Japanese whalers in north-eastern Japan started on Thursday to hunt dozens of minke whales in coastal waters, local media reported.
A fleet of four whaling ships left Ayukawa port in the city of Ishinomaki, 340 km north-east of Tokyo, for their seasonal hunt with the whalers aiming to catch up to 60 minke whales through June, the Kyodo News agency reported.
They will dissect the whales caught and analyse their gastric samples to research the mammals’ impact on the marine ecosystem, Kyodo said.
The whaling is conducted by the Association for Community-based Whaling, which is based in Fukuoka, southern Japan.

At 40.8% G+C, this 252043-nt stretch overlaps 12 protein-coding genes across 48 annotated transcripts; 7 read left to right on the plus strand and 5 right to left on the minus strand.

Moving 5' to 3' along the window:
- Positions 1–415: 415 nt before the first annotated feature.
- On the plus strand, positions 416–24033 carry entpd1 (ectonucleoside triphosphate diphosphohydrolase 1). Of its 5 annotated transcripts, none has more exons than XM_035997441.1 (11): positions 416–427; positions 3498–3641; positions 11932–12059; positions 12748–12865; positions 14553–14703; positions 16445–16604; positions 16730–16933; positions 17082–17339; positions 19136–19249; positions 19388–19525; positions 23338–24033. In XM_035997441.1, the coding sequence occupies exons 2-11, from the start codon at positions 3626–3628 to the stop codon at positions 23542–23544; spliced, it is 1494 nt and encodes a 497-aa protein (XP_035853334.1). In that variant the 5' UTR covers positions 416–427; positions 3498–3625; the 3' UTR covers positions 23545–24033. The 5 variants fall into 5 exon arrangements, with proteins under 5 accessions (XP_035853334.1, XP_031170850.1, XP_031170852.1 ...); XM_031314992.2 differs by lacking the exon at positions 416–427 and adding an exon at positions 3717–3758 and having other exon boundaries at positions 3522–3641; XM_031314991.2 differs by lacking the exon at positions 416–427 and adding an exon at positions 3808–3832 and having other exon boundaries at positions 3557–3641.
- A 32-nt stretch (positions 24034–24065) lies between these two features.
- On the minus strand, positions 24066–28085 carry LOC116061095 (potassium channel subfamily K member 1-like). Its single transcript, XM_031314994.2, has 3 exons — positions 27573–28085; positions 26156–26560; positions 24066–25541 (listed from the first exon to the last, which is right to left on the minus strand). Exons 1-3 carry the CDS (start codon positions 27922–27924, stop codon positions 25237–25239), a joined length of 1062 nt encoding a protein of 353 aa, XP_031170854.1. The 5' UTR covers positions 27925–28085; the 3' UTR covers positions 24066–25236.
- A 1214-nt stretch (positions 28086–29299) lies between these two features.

Yoshiichi Shimomichi, who leads the group, was quoted by Kyodo as saying it “aims to resume Japan’s traditional whaling in coastal waters.” Researchers will check radiation levels in whale meat in the wake of Japan’s worst nuclear disaster at the Fukushima Daiichi Nuclear Power Station, caused by the March 2011 earthquake and tsunami.
Japan officially halted commercial whaling in 1987 in response to the previous year’s moratorium. The country has used a loophole to continue whaling under the premise of scientific research despite international opposition.
Most Japanese do not eat whale meat, but vested interests keep whaling going, critics said.